Book Chat

Reading Life: May 2020

The world feels as if it’s on fire, but we’re still trucking along over here. May was another month of social distancing/isolating, and another month of solid reading. I got a little burned out on contemporary fiction, but finished the month with one of the best books I’ve read all year!

This year I’m continuing to keep a physical journal chronicling my reads, and you can check out more photos on my Instagram account @ladykatiestitchery

 

May 2020 Thoughts

Finished:

Wayward Son (sequel to Carry On), by Rainbow Rowell

Start date: 4/26/2020
Finish date: 5/1/2020
Genre: YA Fiction/Fantasy
Source: New release/May book club
4 stars

I loved Carry On and its predecessor Fangirl, so this sequel was much anticipated. It’s basically Harry Potter fancy with Harry and Malfoy together. But after defeating the villain and graduation, what comes next? A road trip, of course. In America! Adventures ensue, but it’s the relationships and dialogue that always shine; it is just such a pleasure to be in a Rainbow Rowell world again. Anything she writes is bound to be clever and witty and touch on real human feelings and beings. And there’s a cliffhanger! So there must be more coming.

Read my thoughts on Fangirl (read in 2013) and Carry On (read in 2015).

Here for It: Or, How to Save Your Soul in America, by R. Eric Thomas

Start date: 5/1/2020
Finish date: 5/5/2020
Genre: Nonfiction/Essays
Source: Pop Culture Happy Hour podcast via Libro.FM
4 stars

Essays exploring life: on the internet, in America, code switching between family and church and school and work as a gay black man. And hilarious! I really enjoyed this perspective, especially as an audiobook read by the author. There were so many funny and true bits, plus a few tearjerker moments, with a big heartfelt crescendo at the end.

Nothing to See Here, by Kevin Wilson

Start date: 5/3/2020
Finish date: 5/8/2020
Genre: Fiction
Source: Book of the Month Club
4 stars

Most kids throw tantrums, but this novel gives us twins who literally catch on fire when they get upset. The premise sounded a bit kooky for me, but a few pages in I realized the setting was Franklin, TN, so I had to give it a go. I’m glad I did: it was darkly comedic, quirky, and ultimately heartwarming. I don’t know that the story will leave a lasting impression, but the commentary on parenting, wealth, and politics were spot-on.

Happy and You Know It, by Laura Hankin

Start date: 5/9/2020
Finish date: 5/18/2020
Genre: Fiction
Source: BOTM
4 stars

A down-on-her-luck musician takes a gig singing for a play group and is soon sucked into the world of wealthy NYC families; social commentary ensues (motherhood, unrealistic expectations of the social media age, etc.). The political correctness felt a bit heavy-handed at times, but there was a fun twist that redeemed it. I think the timing was off for me; even though this smart and funny story seemed right up my alley, reading it during quarantine felt like visiting a parallel universe (remember play dates? And going to crowded public places like the zoo?), especially since it’s set in New York City. It was objectively good, but maybe I would’ve enjoyed it more some other time.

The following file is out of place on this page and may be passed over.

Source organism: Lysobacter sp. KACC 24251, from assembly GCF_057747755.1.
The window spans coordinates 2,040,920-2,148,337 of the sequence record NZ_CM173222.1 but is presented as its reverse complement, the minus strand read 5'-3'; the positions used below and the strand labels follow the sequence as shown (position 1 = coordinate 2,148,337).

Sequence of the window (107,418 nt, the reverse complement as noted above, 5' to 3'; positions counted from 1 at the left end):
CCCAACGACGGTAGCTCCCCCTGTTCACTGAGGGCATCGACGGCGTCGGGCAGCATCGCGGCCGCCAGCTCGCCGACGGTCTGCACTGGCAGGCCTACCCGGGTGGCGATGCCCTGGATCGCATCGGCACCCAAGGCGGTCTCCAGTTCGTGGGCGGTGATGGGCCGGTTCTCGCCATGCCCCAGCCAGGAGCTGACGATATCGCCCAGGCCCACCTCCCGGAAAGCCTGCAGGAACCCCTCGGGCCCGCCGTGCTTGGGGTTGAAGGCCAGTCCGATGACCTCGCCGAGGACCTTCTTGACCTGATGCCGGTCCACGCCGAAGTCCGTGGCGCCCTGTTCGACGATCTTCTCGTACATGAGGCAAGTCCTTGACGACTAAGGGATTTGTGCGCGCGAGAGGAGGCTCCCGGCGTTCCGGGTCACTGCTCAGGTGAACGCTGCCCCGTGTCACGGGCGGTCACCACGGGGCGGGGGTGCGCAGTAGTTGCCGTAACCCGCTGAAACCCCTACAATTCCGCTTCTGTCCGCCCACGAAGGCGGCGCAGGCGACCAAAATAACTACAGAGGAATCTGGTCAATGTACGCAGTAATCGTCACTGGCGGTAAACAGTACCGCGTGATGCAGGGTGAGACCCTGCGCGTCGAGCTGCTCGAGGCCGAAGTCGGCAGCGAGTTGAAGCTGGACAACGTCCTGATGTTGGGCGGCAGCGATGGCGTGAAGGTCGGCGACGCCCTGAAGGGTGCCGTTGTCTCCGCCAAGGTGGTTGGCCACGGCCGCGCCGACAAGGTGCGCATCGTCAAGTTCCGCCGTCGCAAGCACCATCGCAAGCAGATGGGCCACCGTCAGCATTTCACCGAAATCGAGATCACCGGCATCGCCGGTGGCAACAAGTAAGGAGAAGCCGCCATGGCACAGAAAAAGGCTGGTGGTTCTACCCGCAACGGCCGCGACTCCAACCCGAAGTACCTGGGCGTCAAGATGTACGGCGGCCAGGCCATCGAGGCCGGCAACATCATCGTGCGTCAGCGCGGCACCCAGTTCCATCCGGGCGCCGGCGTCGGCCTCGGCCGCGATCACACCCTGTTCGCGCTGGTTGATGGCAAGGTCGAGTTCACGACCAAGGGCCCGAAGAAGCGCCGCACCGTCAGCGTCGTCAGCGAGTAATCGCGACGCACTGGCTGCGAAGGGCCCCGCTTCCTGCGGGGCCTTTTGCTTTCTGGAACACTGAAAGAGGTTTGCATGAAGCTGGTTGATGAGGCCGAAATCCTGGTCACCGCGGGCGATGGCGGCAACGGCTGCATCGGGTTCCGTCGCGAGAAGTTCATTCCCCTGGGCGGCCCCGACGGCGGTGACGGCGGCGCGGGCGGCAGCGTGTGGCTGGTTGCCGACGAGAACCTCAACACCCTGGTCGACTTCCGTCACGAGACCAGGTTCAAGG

Circe, by Madeline Miller

Start date: 5/19/2020
Finish date: 5/28/2020

Genre: Fiction
Source: BOTM
Rating: 5 stars

After a string of contemporary novels, I’ve been craving something meatier and this delivered! Although I felt intimidated by the Greek mythology and literary buzz, I’m so glad I dove into the myth of Circe, retold from her point of view. On the surface, a simple retelling; but with a feminist lens, her epic tale spans centuries and encompasses the depth of human emotions and the meaning of home. Super engrossing and lives up to the hype!

I liked this quote by the author, found in this Refinery29 article by Elena Nicolaou:

The theme of The Odyssey is this longing for home. Odysseus spends the whole book longing for nostos, or homecoming. And I wanted her to have a very similar feeling, except home isn’t as neat for her as Ithaca. She doesn’t know what that home is or what it looks like. She has to create if for herself, even as she’s longing for it.

Currently Reading:

Untamed, by Glennon Doyle

Start date: 5/28/2020
Genre: Memoir
Source: Libro.FM

Somehow I missed this author in the vein of Cheryl Strayed and Elizabeth Gilbert, but her third book kept popping up on my radar, so I started listening to the audiobook; her story of leaving behind her marriage and church to marry her wife and co-parent her three children is part memoir, part self-help/inspiration. Intense, interesting, and giving me a lot to chew on!

A new addition for 2020:

Dolly Parton’s Imagination Library

Dolly Parton has an amazing program that sends a free book to every child in Tennessee every month from birth to five years old. It’s such an incredible concept, and we’ve been enjoying Amelia’s books for three years. So many of our new favorite stories have come from this program, and now that Jon has joined too, I want to highlight the books we receive this year so I can remember the new books added to our library. Three cheers for Dolly Parton!

For Jon:

For Amelia:

Books read in May: 5
Books read in 2020: 20
Currently reading: 

So that’s what I’ve been reading during the fifth month of 2020!

 

The Amateur Librarian is a participant in the Amazon Services LLC Associates Program, an affiliate advertising program designed to provide a means for sites to earn advertising fees by advertising and linking to amazon.com.

One thought on “Reading Life: May 2020

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